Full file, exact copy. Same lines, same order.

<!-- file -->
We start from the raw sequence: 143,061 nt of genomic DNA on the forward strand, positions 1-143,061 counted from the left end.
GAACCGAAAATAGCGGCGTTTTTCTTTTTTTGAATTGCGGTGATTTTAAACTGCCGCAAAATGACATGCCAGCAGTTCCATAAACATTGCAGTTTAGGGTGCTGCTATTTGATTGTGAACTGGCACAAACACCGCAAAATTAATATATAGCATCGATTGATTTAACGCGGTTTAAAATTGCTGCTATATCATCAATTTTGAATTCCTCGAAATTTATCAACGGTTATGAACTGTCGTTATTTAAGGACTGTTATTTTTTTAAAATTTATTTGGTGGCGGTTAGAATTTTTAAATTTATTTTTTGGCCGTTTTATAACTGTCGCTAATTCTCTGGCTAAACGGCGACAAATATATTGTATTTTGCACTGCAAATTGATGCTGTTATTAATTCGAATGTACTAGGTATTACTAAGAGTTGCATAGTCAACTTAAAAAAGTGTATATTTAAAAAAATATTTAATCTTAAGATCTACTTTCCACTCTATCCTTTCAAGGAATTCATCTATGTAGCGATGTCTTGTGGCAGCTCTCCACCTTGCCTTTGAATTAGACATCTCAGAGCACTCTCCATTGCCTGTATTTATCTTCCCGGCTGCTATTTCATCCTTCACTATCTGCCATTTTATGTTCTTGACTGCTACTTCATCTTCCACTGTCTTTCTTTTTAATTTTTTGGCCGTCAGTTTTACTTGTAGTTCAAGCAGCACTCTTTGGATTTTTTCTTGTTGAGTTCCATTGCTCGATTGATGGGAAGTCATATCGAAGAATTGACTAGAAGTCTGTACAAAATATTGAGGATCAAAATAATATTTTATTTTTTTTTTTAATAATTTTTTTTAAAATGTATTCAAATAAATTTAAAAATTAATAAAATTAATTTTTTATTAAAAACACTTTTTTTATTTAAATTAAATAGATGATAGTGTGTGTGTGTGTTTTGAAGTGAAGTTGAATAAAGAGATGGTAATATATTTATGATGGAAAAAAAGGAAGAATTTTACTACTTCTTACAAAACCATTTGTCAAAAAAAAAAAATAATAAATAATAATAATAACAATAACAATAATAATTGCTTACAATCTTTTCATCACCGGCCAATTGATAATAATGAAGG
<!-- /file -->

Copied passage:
We start from the raw sequence: 143,061 nt of genomic DNA on the forward strand, positions 1-143,061 counted from the left end.
GAACCGAAAATAGCGGCGTTTTTCTTTTTTTGAATTGCGGTGATTTTAAACTGCCGCAAAATGACATGCCAGCAGTTCCATAAACATTGCAGTTTAGGGTGCTGCTATTTGATTGTGAACTGGCACAAACACCGCAAAATTAATATATAGCATCGATTGATTTAACGCGGTTTAAAATTGCTGCTATATCATCAATTTTGAATTCCTCGAAATTTATCAACGGTTATGAACTGTCGTTATTTAAGGACTGTTATTTTTTTAAAATTTATTTGGTGGCGGTTAGAATTTTTAAATTTATTTTTTGGCCGTTTTATAACTGTCGCTAATTCTCTGGCTAAACGGCGACAAATATATTGTATTTTGCACTGCAAATTGATGCTGTTATTAATTCGAATGTACTAGGTATTACTAAGAGTTGCATAGTCAACTTAAAAAAGTGTATATTTAAAAAAATATTTAATCTTAAGATCTACTTTCCACTCTATCCTTTCAAGGAATTCATCTATGTAGCGATGTCTTGTGGCAGCTCTCCACCTTGCCTTTGAATTAGACATCTCAGAGCACTCTCCATTGCCTGTATTTATCTTCCCGGCTGCTATTTCATCCTTCACTATCTGCCATTTTATGTTCTTGACTGCTACTTCATCTTCCACTGTCTTTCTTTTTAATTTTTTGGCCGTCAGTTTTACTTGTAGTTCAAGCAGCACTCTTTGGATTTTTTCTTGTTGAGTTCCATTGCTCGATTGATGGGAAGTCATATCGAAGAATTGACTAGAAGTCTGTACAAAATATTGAGGATCAAAATAATATTTTATTTTTTTTTTTAATAATTTTTTTTAAAATGTATTCAAATAAATTTAAAAATTAATAAAATTAATTTTTTATTAAAAACACTTTTTTTATTTAAATTAAATAGATGATAGTGTGTGTGTGTGTTTTGAAGTGAAGTTGAATAAAGAGATGGTAATATATTTATGATGGAAAAAAAGGAAGAATTTTACTACTTCTTACAAAACCATTTGTCAAAAAAAAAAAATAATAAATAATAATAATAACAATAACAATAATAATTGCTTACAATCTTTTCATCACCGGCCAATTGATAATAATGAAGG